Question 2: You said you have a rack, so get a pair of these: https://duckduckgo.com/?q=ortlieb+backroller&t=ffab&iax=images&ia=images Each one will hold at least a standard grocery bag’s worth. If you’re used to buying more than that at once, plan on making smaller, more frequent trips. Gone for you are the days of infrequent industrial-sized grocery runs enabled by industrial-scale machinery fed by an industrial supply chain. Bonus: Everything you eat will be fresher because you just bought it like a day or two ago.

A strong second to Glenn II on the Ortliebs: I take one or both of them to the store, stick them in the bottom of the shopping cart, then ‘bag’ groceries directly into them at the checkout counter. The locking system takes a little practice to learn to attach it smoothly, but then you can lift the bag right off by the handle – yet the bag is positively anchored while riding. (When we first got these bags, I spent some time finessing the position of the adjustable bottom ‘hook’ so that either bag can go on either side of the bike rack, on either of two bikes.) If it’s not raining, you can leave the bags standing open rather than rolling them closed, for some additional capacity. Definitely worth the cost.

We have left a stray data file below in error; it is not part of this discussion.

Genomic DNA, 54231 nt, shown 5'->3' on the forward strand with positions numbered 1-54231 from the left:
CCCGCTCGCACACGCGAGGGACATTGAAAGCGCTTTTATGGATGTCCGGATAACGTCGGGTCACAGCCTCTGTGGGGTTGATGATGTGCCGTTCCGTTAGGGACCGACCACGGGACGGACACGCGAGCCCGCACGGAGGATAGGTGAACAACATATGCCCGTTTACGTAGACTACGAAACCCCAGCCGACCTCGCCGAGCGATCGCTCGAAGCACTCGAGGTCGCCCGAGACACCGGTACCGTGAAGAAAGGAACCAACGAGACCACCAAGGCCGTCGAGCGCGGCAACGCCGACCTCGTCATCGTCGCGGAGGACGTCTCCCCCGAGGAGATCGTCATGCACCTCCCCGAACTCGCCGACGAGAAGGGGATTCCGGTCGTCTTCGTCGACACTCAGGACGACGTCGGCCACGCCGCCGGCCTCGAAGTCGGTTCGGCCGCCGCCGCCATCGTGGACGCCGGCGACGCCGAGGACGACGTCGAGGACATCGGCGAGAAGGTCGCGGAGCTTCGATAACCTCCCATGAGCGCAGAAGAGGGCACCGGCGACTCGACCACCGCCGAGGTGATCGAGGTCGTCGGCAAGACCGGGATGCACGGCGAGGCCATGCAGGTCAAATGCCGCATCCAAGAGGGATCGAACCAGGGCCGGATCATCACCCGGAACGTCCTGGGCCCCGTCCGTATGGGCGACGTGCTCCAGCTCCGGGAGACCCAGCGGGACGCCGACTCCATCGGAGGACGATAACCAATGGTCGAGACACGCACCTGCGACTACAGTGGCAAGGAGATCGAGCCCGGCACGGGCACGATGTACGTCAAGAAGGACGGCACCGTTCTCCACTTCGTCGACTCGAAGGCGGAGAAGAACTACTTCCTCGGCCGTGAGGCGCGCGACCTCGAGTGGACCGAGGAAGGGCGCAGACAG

I have a midtail with a deck on the rack, but even without that, think about the top of the rack (with two bags on the sides) as a makeshift platform to strap on something bulky (TP, a case of cans/bottles, a big bag of rice, etc.) or a sturdy bag of non-breakables. I carry a couple different bungee cords wrapped around the rack and frame so they are always available for those unexpected over-purchases…

And a definite yes! to MonicainPDX on the center stand – it’s an amazing improvement in your ability to manage loads on a bike. You can get so much more … aggressive … in your experiments in hauling things when you’re not trying to balance the bike while you load it.